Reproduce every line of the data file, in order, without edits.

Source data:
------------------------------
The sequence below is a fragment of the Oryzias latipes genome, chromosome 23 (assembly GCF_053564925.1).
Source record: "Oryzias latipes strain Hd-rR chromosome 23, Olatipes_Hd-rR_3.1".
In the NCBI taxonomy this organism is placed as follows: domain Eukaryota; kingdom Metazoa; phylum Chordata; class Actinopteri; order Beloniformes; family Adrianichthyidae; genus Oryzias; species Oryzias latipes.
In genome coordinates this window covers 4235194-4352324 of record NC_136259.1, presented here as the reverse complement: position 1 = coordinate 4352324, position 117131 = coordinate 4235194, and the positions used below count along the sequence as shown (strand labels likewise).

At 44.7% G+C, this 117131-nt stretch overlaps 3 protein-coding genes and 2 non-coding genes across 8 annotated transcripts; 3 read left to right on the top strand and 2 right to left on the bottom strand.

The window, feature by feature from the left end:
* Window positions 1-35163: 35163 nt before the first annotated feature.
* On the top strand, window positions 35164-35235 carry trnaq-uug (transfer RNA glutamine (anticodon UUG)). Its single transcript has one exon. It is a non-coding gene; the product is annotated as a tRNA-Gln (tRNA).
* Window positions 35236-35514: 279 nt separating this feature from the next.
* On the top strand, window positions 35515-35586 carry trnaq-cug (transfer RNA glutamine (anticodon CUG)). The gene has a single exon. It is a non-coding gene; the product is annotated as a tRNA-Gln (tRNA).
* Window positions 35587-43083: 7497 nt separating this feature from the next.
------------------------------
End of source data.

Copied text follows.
The sequence below is a fragment of the Oryzias latipes genome, chromosome 23 (assembly GCF_053564925.1).
Source record: "Oryzias latipes strain Hd-rR chromosome 23, Olatipes_Hd-rR_3.1".
In the NCBI taxonomy this organism is placed as follows: domain Eukaryota; kingdom Metazoa; phylum Chordata; class Actinopteri; order Beloniformes; family Adrianichthyidae; genus Oryzias; species Oryzias latipes.
In genome coordinates this window covers 4235194-4352324 of record NC_136259.1, presented here as the reverse complement: position 1 = coordinate 4352324, position 117131 = coordinate 4235194, and the positions used below count along the sequence as shown (strand labels likewise).

At 44.7% G+C, this 117131-nt stretch overlaps 3 protein-coding genes and 2 non-coding genes across 8 annotated transcripts; 3 read left to right on the top strand and 2 right to left on the bottom strand.

The window, feature by feature from the left end:
* Window positions 1-35163: 35163 nt before the first annotated feature.
* On the top strand, window positions 35164-35235 carry trnaq-uug (transfer RNA glutamine (anticodon UUG)). Its single transcript has one exon. It is a non-coding gene; the product is annotated as a tRNA-Gln (tRNA).
* Window positions 35236-35514: 279 nt separating this feature from the next.
* On the top strand, window positions 35515-35586 carry trnaq-cug (transfer RNA glutamine (anticodon CUG)). The gene has a single exon. It is a non-coding gene; the product is annotated as a tRNA-Gln (tRNA).
* Window positions 35587-43083: 7497 nt separating this feature from the next.